Our story begins 3 years ago when our 6th child was born. The changes caused our then 7 year old autistic child to experience anxiety and frustration. He began biting his hands as a way to cope. We documented each bite and the school was aware. We implemented in home services and within 2 months the biting stopped. We thought this was the end of the story but we would later realize that it was only the beginning.

Fast forward 3 years, our 3 year old autistic son starts preschool in the same school as our now 10 year old. A week and a half into school we received an email saying that he had been scratched by another child on the playground. No big deal, kids will be kids.

Two weeks later our sons got off the bus. I asked my older son if he had seen his younger brother in school. He put his head down, said no and ran in the opposite direction. I thought it was odd but I didn’t push. He came back a few minutes later and said “I saw him in the nurse’s office”. We questioned why and his response was “to look at our bodies” the entire time he smacked his body and cried. We didn’t push and comforted him the best we could.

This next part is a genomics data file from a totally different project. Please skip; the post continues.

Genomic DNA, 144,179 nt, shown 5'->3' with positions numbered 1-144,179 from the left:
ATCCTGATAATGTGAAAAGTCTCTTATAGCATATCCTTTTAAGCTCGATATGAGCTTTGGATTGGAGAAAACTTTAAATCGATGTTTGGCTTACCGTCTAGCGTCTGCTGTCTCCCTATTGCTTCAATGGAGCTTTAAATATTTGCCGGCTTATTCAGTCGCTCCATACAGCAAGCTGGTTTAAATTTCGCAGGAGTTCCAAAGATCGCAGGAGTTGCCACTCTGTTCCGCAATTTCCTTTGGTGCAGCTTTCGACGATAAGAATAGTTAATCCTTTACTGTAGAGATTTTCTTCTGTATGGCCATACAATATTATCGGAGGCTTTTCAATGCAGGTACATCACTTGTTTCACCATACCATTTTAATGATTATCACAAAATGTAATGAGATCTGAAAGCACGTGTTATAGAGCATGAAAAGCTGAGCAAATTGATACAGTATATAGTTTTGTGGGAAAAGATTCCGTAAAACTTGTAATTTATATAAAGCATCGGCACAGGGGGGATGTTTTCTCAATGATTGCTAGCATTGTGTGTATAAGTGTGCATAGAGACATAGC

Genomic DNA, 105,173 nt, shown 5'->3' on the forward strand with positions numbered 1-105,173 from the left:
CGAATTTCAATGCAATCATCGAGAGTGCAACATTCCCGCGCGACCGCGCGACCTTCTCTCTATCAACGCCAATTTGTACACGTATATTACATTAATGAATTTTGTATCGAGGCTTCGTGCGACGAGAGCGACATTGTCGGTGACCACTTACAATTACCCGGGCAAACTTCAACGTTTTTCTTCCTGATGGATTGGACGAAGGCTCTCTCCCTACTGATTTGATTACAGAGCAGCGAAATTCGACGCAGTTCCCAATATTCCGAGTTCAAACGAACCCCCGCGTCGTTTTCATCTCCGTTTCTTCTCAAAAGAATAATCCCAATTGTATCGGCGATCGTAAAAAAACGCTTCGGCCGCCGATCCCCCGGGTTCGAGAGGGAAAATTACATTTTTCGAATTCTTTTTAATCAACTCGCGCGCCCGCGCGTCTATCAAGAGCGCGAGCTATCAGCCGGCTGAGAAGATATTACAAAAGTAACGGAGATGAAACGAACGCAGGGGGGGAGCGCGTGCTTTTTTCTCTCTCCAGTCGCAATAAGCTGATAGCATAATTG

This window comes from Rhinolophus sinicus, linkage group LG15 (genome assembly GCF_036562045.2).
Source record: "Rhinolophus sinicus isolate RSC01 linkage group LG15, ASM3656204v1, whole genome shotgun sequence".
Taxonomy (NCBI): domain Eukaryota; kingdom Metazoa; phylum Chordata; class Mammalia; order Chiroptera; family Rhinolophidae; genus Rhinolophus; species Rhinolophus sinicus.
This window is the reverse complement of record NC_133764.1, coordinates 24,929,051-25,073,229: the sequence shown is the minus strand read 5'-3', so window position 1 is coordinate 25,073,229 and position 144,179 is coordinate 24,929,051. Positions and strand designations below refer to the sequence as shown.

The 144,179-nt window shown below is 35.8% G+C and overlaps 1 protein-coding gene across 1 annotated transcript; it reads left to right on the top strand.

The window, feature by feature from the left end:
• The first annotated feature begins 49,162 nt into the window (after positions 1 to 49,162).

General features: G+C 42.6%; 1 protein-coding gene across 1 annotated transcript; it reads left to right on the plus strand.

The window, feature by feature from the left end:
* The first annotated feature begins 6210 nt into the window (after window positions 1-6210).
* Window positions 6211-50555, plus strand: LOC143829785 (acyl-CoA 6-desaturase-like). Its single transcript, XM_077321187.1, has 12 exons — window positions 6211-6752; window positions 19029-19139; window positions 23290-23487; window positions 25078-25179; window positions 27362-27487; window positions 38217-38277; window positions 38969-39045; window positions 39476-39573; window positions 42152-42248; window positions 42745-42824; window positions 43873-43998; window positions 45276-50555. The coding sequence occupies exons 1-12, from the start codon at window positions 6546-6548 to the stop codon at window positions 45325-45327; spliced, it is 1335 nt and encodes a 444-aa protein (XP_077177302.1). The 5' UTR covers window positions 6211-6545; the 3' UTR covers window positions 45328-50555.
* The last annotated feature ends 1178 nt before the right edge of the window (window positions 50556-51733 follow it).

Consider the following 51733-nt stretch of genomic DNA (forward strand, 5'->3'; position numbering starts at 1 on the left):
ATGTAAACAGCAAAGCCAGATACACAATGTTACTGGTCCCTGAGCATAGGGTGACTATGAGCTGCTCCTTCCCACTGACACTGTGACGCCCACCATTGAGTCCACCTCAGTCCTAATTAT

Meanwhile, I called and left the nurse a message. That night she called me back. I asked why my children were in her office and why was she looking at their bodies. She said she did it every day to them. Her reason for them being together during this process? My younger son wouldn’t comply. He cried and tried to run so they brought his older brother in to coerce him into compliance. She said it was “protocol”. I asked where the protocol was and she just kept repeating that it was protocol. I asked to see the written protocol. She replied with “it isn’t written”. I informed her that this was against my beliefs on bodily autonomy. She told me that she didn’t need my permission and didn’t need to tell me that it was being done. I informed her that she was grooming my children for a predator. She became angry. She said she had been doing it to my older son for 3 years and it was done twice a day. Wait? Did you just say 3 years? Twice a day? For 3 years you’ve been searching my child’s body without my permission or knowledge? How long did it happen to my younger son? Every day for almost 4 weeks. Years and weeks of violating their rights and privacy. I couldn’t wrap my mind around it. I just couldn’t. I informed her that my children wouldn’t be returning to school until I had answers. I hung up and started my email trail.